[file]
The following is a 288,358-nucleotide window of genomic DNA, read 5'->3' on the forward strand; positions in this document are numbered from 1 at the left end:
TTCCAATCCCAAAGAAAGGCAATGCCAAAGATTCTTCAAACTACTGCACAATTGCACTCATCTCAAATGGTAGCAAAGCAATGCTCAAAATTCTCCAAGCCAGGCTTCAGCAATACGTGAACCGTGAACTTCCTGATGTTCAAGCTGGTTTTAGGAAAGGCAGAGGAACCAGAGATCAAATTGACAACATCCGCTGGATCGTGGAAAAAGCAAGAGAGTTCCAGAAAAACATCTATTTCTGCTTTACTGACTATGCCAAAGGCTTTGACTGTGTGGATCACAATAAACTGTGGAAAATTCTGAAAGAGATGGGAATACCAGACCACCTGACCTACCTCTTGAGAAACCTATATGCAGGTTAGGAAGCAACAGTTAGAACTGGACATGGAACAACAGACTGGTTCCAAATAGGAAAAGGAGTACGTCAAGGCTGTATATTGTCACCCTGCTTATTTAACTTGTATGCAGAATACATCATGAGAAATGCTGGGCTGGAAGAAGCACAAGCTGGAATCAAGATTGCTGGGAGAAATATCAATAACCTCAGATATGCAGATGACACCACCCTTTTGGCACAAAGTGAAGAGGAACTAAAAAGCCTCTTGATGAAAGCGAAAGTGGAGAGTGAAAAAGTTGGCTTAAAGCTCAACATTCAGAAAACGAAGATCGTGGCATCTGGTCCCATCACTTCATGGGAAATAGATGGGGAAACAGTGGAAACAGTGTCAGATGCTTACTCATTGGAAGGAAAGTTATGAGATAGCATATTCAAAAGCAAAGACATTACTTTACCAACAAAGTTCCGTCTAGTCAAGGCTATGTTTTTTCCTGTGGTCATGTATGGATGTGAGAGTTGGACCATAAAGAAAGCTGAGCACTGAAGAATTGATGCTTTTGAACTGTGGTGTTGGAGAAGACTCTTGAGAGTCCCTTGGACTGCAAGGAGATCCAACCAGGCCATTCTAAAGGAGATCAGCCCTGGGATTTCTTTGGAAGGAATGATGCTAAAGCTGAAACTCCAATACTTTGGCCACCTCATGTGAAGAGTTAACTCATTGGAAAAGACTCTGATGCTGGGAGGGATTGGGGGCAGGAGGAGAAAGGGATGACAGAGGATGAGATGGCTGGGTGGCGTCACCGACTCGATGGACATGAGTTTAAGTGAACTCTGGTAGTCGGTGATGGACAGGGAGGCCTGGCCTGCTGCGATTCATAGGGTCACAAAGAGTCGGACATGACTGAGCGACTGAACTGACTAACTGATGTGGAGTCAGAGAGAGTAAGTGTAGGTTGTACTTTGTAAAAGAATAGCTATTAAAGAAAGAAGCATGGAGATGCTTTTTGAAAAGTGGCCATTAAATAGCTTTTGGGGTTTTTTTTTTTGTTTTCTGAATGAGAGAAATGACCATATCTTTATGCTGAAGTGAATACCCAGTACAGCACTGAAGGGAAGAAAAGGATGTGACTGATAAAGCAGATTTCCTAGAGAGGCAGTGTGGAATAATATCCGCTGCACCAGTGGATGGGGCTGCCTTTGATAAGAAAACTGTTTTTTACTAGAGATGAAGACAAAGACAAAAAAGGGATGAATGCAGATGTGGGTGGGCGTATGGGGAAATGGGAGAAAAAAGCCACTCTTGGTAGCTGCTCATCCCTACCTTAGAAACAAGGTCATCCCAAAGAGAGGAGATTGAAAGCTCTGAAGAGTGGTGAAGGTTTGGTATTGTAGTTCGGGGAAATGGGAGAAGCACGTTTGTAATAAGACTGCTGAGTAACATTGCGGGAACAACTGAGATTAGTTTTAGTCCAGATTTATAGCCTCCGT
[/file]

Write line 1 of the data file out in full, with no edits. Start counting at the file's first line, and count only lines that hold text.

The following is a 288,358-nucleotide window of genomic DNA, read 5'->3' on the forward strand; positions in this document are numbered from 1 at the left end: